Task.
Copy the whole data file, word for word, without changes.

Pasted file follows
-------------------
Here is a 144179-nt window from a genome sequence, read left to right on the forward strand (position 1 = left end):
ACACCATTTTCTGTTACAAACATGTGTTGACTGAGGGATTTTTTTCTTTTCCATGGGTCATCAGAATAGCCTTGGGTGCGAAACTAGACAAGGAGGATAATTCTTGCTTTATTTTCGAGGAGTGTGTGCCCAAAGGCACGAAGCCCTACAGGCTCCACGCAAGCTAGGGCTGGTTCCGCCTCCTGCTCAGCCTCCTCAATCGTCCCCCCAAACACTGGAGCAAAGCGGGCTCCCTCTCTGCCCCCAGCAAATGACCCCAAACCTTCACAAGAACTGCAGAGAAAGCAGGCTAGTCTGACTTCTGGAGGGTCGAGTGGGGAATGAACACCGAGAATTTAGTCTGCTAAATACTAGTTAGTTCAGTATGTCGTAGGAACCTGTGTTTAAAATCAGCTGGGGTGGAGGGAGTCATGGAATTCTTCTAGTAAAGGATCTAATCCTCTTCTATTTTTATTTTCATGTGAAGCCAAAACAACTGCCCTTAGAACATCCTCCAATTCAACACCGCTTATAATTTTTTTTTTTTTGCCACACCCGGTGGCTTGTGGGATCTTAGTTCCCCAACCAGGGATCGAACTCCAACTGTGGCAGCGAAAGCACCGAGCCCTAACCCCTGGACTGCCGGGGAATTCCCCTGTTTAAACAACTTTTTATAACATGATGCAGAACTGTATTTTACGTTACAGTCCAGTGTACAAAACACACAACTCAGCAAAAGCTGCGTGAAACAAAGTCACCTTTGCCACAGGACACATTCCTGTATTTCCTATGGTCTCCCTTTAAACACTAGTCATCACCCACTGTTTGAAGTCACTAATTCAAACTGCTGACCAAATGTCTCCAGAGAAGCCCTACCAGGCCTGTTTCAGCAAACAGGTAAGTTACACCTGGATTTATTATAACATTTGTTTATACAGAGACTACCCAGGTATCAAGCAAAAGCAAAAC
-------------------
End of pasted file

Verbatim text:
Here is a 144179-nt window from a genome sequence, read left to right on the forward strand (position 1 = left end):
ACACCATTTTCTGTTACAAACATGTGTTGACTGAGGGATTTTTTTCTTTTCCATGGGTCATCAGAATAGCCTTGGGTGCGAAACTAGACAAGGAGGATAATTCTTGCTTTATTTTCGAGGAGTGTGTGCCCAAAGGCACGAAGCCCTACAGGCTCCACGCAAGCTAGGGCTGGTTCCGCCTCCTGCTCAGCCTCCTCAATCGTCCCCCCAAACACTGGAGCAAAGCGGGCTCCCTCTCTGCCCCCAGCAAATGACCCCAAACCTTCACAAGAACTGCAGAGAAAGCAGGCTAGTCTGACTTCTGGAGGGTCGAGTGGGGAATGAACACCGAGAATTTAGTCTGCTAAATACTAGTTAGTTCAGTATGTCGTAGGAACCTGTGTTTAAAATCAGCTGGGGTGGAGGGAGTCATGGAATTCTTCTAGTAAAGGATCTAATCCTCTTCTATTTTTATTTTCATGTGAAGCCAAAACAACTGCCCTTAGAACATCCTCCAATTCAACACCGCTTATAATTTTTTTTTTTTTGCCACACCCGGTGGCTTGTGGGATCTTAGTTCCCCAACCAGGGATCGAACTCCAACTGTGGCAGCGAAAGCACCGAGCCCTAACCCCTGGACTGCCGGGGAATTCCCCTGTTTAAACAACTTTTTATAACATGATGCAGAACTGTATTTTACGTTACAGTCCAGTGTACAAAACACACAACTCAGCAAAAGCTGCGTGAAACAAAGTCACCTTTGCCACAGGACACATTCCTGTATTTCCTATGGTCTCCCTTTAAACACTAGTCATCACCCACTGTTTGAAGTCACTAATTCAAACTGCTGACCAAATGTCTCCAGAGAAGCCCTACCAGGCCTGTTTCAGCAAACAGGTAAGTTACACCTGGATTTATTATAACATTTGTTTATACAGAGACTACCCAGGTATCAAGCAAAAGCAAAAC